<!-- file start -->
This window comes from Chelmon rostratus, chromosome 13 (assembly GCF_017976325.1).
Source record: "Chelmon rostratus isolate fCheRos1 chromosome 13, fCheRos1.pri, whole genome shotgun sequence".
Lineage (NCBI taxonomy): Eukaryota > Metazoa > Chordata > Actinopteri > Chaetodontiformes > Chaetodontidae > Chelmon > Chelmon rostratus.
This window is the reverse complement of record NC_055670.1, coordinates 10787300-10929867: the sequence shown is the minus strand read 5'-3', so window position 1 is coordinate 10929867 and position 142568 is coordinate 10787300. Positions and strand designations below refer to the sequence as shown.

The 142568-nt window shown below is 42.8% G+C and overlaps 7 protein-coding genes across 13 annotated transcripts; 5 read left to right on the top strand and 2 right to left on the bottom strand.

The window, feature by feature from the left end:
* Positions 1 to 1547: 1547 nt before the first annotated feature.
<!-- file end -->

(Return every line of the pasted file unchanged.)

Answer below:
This window comes from Chelmon rostratus, chromosome 13 (assembly GCF_017976325.1).
Source record: "Chelmon rostratus isolate fCheRos1 chromosome 13, fCheRos1.pri, whole genome shotgun sequence".
Lineage (NCBI taxonomy): Eukaryota > Metazoa > Chordata > Actinopteri > Chaetodontiformes > Chaetodontidae > Chelmon > Chelmon rostratus.
This window is the reverse complement of record NC_055670.1, coordinates 10787300-10929867: the sequence shown is the minus strand read 5'-3', so window position 1 is coordinate 10929867 and position 142568 is coordinate 10787300. Positions and strand designations below refer to the sequence as shown.

The 142568-nt window shown below is 42.8% G+C and overlaps 7 protein-coding genes across 13 annotated transcripts; 5 read left to right on the top strand and 2 right to left on the bottom strand.

The window, feature by feature from the left end:
* Positions 1 to 1547: 1547 nt before the first annotated feature.